Give a man a fish and he will have fish for a day. Teach a man to eat fish from a can and you win him loads of time and a deep and special kind of love. (A 120 year old proverb, modified)
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August 1, 2023
It’s unjust. Canned fish doesn’t receive the honor that it rightly deserves. Unless you are Portuguese, eating canned fish can be snubbed and held in poor regard as a sign of laziness, culinary ineptitude, or indifference for the excellence of a freshly cut slab of fish. But I am here to tell you, this couldn’t be further from the truth. There, tucked away in a dark nook of my pantry, lie compact treasures just waiting and pleading to be transformed into plats de resistance.
Since canned fish is already cooked, for dishes preferred warm, there’s no need for heating longer than but a minute or two. And don’t commit the woeful crime of not including the liquid that comes with it, as it is the life of the party. Five 🖐🏻minutes is all it takes to rustle up something these tinned marvels will have you becoming sentimental over.
[If you are to any degree skeptical they might not be safe for consumption—given their shelf life and the rare possibility that the can might not be intact—do rest assured, modern canning is as dependable as those other two universal realities, death and taxes.]
Jose Gourmet Spiced Calamari in Ragout Sauce
Portuguese-based brand JOSE GOURMET IS A TRUE REVELATION. Their website is impressive, and a true testament to the importance of these esteemed canned delicacies. Jose Gourmet’s passion, attention and innovation really shine through in their products. This can of fish, in particular, sets the standard for uniqueness, combining rice and a flavorful beef ragu with calamari. Fry on an IRON skillet, dress with a tad of olive oil and moisten those lips with that precious ragu grease.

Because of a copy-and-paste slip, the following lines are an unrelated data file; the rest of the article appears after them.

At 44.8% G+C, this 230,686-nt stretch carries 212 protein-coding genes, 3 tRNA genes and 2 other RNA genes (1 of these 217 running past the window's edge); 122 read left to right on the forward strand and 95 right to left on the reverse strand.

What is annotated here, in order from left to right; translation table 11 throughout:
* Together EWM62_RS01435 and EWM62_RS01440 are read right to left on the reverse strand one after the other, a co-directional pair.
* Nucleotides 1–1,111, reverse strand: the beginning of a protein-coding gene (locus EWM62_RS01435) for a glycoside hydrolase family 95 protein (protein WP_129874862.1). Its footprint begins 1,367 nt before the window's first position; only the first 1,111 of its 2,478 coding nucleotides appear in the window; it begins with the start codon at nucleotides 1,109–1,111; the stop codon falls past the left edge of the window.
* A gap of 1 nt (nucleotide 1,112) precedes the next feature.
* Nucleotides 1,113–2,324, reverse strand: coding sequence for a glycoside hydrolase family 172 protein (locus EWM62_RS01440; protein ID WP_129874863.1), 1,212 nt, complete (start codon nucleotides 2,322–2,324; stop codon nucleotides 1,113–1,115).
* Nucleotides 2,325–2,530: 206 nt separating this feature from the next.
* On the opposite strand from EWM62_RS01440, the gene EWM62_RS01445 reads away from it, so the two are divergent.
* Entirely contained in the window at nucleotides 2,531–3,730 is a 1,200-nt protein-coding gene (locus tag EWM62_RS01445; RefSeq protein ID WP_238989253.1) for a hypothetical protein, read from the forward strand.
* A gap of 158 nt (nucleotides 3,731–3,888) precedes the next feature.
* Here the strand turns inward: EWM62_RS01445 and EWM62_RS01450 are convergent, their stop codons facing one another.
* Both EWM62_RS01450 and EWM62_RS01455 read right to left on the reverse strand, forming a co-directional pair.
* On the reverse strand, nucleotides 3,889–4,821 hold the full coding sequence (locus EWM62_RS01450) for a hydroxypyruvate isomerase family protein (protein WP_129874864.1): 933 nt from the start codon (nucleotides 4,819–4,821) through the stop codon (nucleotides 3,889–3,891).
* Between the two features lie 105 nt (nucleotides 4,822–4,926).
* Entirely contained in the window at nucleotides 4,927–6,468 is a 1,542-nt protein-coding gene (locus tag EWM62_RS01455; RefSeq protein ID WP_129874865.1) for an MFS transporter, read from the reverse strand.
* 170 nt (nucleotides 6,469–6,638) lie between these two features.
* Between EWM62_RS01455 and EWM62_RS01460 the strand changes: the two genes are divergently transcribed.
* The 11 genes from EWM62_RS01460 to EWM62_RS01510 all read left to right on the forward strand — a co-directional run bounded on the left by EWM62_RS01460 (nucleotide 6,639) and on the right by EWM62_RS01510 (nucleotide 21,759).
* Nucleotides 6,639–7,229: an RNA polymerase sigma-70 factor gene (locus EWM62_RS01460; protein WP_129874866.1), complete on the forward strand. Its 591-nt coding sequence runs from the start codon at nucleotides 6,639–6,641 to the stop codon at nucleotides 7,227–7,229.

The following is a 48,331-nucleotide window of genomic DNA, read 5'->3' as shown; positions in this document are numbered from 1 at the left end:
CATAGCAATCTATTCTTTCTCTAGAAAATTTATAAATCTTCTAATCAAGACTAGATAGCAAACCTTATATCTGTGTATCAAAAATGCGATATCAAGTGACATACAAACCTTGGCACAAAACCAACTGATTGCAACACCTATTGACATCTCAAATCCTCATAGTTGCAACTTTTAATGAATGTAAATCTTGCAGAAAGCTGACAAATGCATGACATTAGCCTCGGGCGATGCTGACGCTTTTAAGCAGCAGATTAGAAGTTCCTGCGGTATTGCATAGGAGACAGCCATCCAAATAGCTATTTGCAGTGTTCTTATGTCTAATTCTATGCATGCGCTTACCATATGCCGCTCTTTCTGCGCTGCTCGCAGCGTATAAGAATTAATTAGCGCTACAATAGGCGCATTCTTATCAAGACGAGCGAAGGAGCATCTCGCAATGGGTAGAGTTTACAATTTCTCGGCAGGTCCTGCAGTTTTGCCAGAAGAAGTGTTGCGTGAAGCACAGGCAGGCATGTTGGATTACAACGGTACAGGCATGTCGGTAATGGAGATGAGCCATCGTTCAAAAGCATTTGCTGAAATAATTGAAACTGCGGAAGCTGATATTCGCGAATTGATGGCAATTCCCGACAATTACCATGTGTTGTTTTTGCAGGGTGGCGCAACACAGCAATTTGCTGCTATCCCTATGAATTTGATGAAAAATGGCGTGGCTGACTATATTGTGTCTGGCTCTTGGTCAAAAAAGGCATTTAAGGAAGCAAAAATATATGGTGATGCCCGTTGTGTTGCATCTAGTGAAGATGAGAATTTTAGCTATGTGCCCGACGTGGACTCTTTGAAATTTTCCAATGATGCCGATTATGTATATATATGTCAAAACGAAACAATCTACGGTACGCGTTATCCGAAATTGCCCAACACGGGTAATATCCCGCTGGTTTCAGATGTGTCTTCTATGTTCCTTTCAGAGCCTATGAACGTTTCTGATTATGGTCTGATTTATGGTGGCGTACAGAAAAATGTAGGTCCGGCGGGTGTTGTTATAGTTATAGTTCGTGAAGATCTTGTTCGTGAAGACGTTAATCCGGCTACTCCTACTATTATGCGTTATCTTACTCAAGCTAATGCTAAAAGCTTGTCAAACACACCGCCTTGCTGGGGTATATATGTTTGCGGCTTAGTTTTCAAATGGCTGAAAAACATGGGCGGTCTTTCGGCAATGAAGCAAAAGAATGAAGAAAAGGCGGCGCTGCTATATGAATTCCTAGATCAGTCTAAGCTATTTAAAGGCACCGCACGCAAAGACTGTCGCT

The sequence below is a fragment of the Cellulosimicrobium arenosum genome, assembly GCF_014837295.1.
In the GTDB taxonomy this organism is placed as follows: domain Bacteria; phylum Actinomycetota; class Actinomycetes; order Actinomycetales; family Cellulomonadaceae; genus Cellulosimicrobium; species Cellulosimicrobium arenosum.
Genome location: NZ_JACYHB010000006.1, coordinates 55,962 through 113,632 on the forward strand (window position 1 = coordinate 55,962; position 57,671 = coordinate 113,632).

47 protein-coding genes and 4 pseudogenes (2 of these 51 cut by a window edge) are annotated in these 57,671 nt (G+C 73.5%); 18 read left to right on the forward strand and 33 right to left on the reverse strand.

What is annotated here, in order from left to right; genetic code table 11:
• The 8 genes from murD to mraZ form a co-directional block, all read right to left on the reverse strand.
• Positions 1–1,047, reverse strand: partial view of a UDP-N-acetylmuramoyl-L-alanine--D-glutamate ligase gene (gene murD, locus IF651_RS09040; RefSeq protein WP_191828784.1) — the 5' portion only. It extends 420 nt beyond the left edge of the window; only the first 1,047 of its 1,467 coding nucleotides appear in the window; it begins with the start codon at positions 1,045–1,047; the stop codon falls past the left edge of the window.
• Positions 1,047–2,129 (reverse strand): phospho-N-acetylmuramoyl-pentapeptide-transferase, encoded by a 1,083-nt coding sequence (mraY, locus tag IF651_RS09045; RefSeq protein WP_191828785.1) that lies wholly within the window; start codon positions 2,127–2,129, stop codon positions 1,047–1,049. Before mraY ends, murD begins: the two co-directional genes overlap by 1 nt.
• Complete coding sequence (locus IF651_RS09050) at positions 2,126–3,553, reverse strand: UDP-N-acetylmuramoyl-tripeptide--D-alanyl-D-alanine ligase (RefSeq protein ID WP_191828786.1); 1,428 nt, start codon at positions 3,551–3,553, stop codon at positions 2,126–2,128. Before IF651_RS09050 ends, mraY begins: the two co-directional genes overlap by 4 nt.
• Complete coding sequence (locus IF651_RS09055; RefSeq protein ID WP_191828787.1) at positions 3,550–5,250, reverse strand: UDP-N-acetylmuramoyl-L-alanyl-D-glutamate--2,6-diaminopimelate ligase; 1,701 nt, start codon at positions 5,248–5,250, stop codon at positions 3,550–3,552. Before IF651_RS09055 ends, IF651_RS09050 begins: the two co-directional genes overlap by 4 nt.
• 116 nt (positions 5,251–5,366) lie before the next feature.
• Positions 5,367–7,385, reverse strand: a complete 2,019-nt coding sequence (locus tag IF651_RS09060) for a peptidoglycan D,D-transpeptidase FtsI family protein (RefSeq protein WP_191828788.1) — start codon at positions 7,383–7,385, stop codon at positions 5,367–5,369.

Good enough— when impatient enough—to spoon straight from the can. Another alternative: a seemingly incongruous hybrid of globs of paté over extra crispy fried artichoke quarters, with creamy olive aioli spattered atop [I can’t fathom preparing artichokes myself, so luckily I know good take-out]
[For the curious and daring among you, I implore you, avoid by all means trying their spicy muscle paté🤢]
Mouette D’Arvor Filets de Maquereaux (sauce crème moutarde)
Dump all the contents onto an 8-inch iron pan. No added oil necessary. Wait for the cream to fizz, bubble and crisp up, then lift it once thoroughly fried on one side. Serve as a massive fritter, and top with a green salad lightly dressed with walnut pieces and pungent Tuscan EVOO. Promise you’ll close your eyes with every salty mustardy crispy bite.
Pine Cone Smoked Salmon With Vodka and Beetroot $$$
Yes, it is insanely pricey for the portion size, but it can be a well-deserved occasional treat. No other smoked salmon comes close to this one. VODKA and BEETROOT infused. Very special indeed. Slice into thick plushy slivers and drizzle atop some olive oil. Add crunch with a Norwegian cracker and some crushed pistachios. (Foto attached was an experimental medley: served with a Scotch egg, shaved Belper Knolle cheese, and pistachios on a bed of olive oil and beetroot coulis😜)
Lather some Basket Ricotta by Bellwether Farms on a flaky cracker and top with these indecently salty orange bubbles and a few raw pistachios. Also good over paper thin pistachio mortadella and creamed Manchego (or ricotta) with the roe regally on top.
Atop a crispy buttery baked potato with Bellwether Farm Creme Fraiche or atop a soft scramble: The trick to prepare a soft scramble: beat 1-2 eggs, heating over the lowest heat on an iron pan, add 1 tbsp of creme fraiche or ricotta and stir the creme fraiche evenly as the eggs cook. The key is to cook slowly until you get a soft clumpy texture to the eggs. Serve with finely chopped chives, salt and the caviar. Mouth-filling comfort food for the snooty and the Sunday Troopers.